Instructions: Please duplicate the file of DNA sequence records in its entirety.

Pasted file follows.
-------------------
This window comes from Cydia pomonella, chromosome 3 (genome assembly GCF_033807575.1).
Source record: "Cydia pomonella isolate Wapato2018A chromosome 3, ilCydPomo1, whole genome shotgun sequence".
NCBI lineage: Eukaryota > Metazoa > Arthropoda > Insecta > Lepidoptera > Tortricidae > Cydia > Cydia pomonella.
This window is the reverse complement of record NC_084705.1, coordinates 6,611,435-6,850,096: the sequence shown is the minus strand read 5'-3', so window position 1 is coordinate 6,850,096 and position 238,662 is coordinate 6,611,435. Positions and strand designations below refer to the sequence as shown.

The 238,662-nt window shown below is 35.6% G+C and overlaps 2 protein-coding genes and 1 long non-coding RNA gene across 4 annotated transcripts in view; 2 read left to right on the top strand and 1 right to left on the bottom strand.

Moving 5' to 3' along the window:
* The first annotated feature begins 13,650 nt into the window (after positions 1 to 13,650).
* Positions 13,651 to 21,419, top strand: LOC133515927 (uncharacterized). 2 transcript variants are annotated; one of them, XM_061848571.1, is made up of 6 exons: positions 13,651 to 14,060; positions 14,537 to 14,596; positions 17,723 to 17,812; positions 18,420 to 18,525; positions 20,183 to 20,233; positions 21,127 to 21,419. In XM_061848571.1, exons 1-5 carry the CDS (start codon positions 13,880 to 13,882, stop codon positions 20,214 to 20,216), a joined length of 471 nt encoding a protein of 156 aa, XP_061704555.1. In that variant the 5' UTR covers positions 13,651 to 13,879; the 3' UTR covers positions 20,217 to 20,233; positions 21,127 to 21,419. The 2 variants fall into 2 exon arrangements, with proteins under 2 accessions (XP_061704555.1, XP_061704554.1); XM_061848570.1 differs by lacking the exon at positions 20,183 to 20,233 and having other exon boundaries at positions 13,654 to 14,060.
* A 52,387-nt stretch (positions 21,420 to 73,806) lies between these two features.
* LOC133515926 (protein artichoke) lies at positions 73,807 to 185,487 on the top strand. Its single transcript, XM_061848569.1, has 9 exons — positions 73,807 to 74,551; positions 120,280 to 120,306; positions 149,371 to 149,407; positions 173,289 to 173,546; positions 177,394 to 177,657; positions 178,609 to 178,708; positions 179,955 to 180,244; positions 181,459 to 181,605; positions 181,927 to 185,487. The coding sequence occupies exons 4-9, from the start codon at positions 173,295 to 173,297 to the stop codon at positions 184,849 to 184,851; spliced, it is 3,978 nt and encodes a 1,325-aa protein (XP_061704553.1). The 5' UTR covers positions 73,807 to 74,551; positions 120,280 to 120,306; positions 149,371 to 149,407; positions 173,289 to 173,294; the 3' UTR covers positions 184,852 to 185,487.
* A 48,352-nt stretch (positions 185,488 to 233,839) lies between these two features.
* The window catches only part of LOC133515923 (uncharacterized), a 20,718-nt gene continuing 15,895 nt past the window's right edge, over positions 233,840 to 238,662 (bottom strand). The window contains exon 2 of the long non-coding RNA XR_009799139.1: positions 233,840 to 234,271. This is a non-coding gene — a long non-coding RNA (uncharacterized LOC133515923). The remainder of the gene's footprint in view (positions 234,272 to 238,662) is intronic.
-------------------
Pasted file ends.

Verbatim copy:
This window comes from Cydia pomonella, chromosome 3 (genome assembly GCF_033807575.1).
Source record: "Cydia pomonella isolate Wapato2018A chromosome 3, ilCydPomo1, whole genome shotgun sequence".
NCBI lineage: Eukaryota > Metazoa > Arthropoda > Insecta > Lepidoptera > Tortricidae > Cydia > Cydia pomonella.
This window is the reverse complement of record NC_084705.1, coordinates 6,611,435-6,850,096: the sequence shown is the minus strand read 5'-3', so window position 1 is coordinate 6,850,096 and position 238,662 is coordinate 6,611,435. Positions and strand designations below refer to the sequence as shown.

The 238,662-nt window shown below is 35.6% G+C and overlaps 2 protein-coding genes and 1 long non-coding RNA gene across 4 annotated transcripts in view; 2 read left to right on the top strand and 1 right to left on the bottom strand.

Moving 5' to 3' along the window:
* The first annotated feature begins 13,650 nt into the window (after positions 1 to 13,650).
* Positions 13,651 to 21,419, top strand: LOC133515927 (uncharacterized). 2 transcript variants are annotated; one of them, XM_061848571.1, is made up of 6 exons: positions 13,651 to 14,060; positions 14,537 to 14,596; positions 17,723 to 17,812; positions 18,420 to 18,525; positions 20,183 to 20,233; positions 21,127 to 21,419. In XM_061848571.1, exons 1-5 carry the CDS (start codon positions 13,880 to 13,882, stop codon positions 20,214 to 20,216), a joined length of 471 nt encoding a protein of 156 aa, XP_061704555.1. In that variant the 5' UTR covers positions 13,651 to 13,879; the 3' UTR covers positions 20,217 to 20,233; positions 21,127 to 21,419. The 2 variants fall into 2 exon arrangements, with proteins under 2 accessions (XP_061704555.1, XP_061704554.1); XM_061848570.1 differs by lacking the exon at positions 20,183 to 20,233 and having other exon boundaries at positions 13,654 to 14,060.
* A 52,387-nt stretch (positions 21,420 to 73,806) lies between these two features.
* LOC133515926 (protein artichoke) lies at positions 73,807 to 185,487 on the top strand. Its single transcript, XM_061848569.1, has 9 exons — positions 73,807 to 74,551; positions 120,280 to 120,306; positions 149,371 to 149,407; positions 173,289 to 173,546; positions 177,394 to 177,657; positions 178,609 to 178,708; positions 179,955 to 180,244; positions 181,459 to 181,605; positions 181,927 to 185,487. The coding sequence occupies exons 4-9, from the start codon at positions 173,295 to 173,297 to the stop codon at positions 184,849 to 184,851; spliced, it is 3,978 nt and encodes a 1,325-aa protein (XP_061704553.1). The 5' UTR covers positions 73,807 to 74,551; positions 120,280 to 120,306; positions 149,371 to 149,407; positions 173,289 to 173,294; the 3' UTR covers positions 184,852 to 185,487.
* A 48,352-nt stretch (positions 185,488 to 233,839) lies between these two features.
* The window catches only part of LOC133515923 (uncharacterized), a 20,718-nt gene continuing 15,895 nt past the window's right edge, over positions 233,840 to 238,662 (bottom strand). The window contains exon 2 of the long non-coding RNA XR_009799139.1: positions 233,840 to 234,271. This is a non-coding gene — a long non-coding RNA (uncharacterized LOC133515923). The remainder of the gene's footprint in view (positions 234,272 to 238,662) is intronic.